Thoughts on Design: Perception Part 1: Lies, Damn Lies, and Statistics

by Dr Taliesin Coward

Games play with your perception. Whether by words alone, such as early games like Zork, or via audio-visual stimuli, they help create an experience for the player, whether it’s a moment’s emotional or intellectual engagement, or the illusion of being another character from another universe. While games engage in an obvious level of player manipulation in order to create their experiences, there are other, often deliberately hidden means by which they seek to control players’ experiences. In this two-part series, we take a brief look at some of these hidden methods of perception manipulation.

First up is what games tell you, either directly or by implication. In this instance, the most obvious way to manipulate the player in a covert manner, is by bald-faced deception. This can be a risky tactic, as demonstrated by the controversy and backlash surrounding Destiny 2 – where players realized that the amount of experience points (XP) the game said players were getting for completing actions, and the amount they truly were differed. However, deliberately misleading players can be used in surprising and fun-enhancing ways.

One of the most obvious is to put the player off-balance. In Nuts 2 (a mode for 1993’s DOOM), weapons and monster have had their appearance deliberately changed. Players may pick up the BFG, the ultimate weapon in DOOM, and fire it only to discover that it is in fact, a relatively weak shotgun in disguise. Or they may rush to collect a much needed power-up, only to find that they are really disguised foes. This of course leads to a certain level of paranoia on the part of the player.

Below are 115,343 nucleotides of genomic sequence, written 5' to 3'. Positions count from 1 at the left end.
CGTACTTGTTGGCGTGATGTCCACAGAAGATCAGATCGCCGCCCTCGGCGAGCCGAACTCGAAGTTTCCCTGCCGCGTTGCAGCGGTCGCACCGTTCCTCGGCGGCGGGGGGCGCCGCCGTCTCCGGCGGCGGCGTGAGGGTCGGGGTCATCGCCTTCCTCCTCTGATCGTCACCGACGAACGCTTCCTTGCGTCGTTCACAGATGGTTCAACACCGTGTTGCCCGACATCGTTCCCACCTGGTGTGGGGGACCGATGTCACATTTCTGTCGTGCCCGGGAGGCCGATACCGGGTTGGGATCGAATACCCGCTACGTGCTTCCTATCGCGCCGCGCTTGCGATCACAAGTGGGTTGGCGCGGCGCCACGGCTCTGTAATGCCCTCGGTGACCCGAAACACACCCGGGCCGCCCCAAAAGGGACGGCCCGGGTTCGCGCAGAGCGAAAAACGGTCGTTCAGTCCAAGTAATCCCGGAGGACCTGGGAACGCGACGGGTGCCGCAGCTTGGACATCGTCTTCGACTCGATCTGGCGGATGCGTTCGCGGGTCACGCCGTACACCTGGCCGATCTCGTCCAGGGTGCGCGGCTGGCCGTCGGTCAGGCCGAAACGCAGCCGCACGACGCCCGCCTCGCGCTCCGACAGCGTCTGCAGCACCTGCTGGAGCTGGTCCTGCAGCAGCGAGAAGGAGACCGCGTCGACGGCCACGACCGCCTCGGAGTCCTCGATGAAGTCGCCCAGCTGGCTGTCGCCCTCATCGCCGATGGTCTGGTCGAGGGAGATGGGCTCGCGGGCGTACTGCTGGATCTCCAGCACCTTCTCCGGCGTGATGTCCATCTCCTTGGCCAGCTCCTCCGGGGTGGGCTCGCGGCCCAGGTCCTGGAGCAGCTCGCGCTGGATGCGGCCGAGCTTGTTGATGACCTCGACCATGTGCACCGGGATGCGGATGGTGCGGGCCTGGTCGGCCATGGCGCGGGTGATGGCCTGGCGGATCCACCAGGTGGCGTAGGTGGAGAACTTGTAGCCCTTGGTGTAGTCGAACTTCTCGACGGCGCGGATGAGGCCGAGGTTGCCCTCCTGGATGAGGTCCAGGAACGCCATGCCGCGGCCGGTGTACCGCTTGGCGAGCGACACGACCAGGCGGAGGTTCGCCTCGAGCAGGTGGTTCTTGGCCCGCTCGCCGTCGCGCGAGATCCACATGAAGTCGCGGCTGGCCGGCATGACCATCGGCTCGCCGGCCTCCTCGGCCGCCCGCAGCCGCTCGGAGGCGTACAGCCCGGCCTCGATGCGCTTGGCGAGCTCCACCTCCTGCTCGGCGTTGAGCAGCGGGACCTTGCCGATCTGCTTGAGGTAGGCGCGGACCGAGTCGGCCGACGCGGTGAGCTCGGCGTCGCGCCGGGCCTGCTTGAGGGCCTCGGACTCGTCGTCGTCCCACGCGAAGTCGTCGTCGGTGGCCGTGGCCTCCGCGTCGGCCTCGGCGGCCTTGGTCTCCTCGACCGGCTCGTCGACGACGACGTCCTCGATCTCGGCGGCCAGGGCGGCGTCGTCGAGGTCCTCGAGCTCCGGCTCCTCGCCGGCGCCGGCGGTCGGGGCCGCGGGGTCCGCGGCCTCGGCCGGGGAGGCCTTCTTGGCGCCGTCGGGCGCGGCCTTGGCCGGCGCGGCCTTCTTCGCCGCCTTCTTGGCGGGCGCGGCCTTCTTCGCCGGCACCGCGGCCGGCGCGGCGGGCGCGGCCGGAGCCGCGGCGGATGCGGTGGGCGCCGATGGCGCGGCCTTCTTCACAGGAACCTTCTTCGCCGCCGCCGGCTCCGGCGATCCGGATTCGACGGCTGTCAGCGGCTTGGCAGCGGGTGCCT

While Nuts 2 changes the player’s experience by revealing how it deceives, some games’ deceptions are meant to remain hidden. An example of this is how X-COM 2 lies about its statistics. As lead designer Jake Solomon puts it, humans tend to think about statistics emotionally, rather than rationally. With genuine randomness, it’s more than possible for a player with an 85% chance of hitting a target to miss multiple times in a row. However, human brains tend to see that 85% and think ‘it’s so close to 100% it should hit’, and get super frustrated when it doesn’t play out that way. According to Solomon, they solved this in X-Com 2 by ‘tweaking’ things behind the scenes, so an 85% chance to hit is, in reality closer to 95%. That is, the game lies to you. In fact, the only setting in X-Com 2 which disables the hidden assistance, is the super-punishing, legend difficulty mode.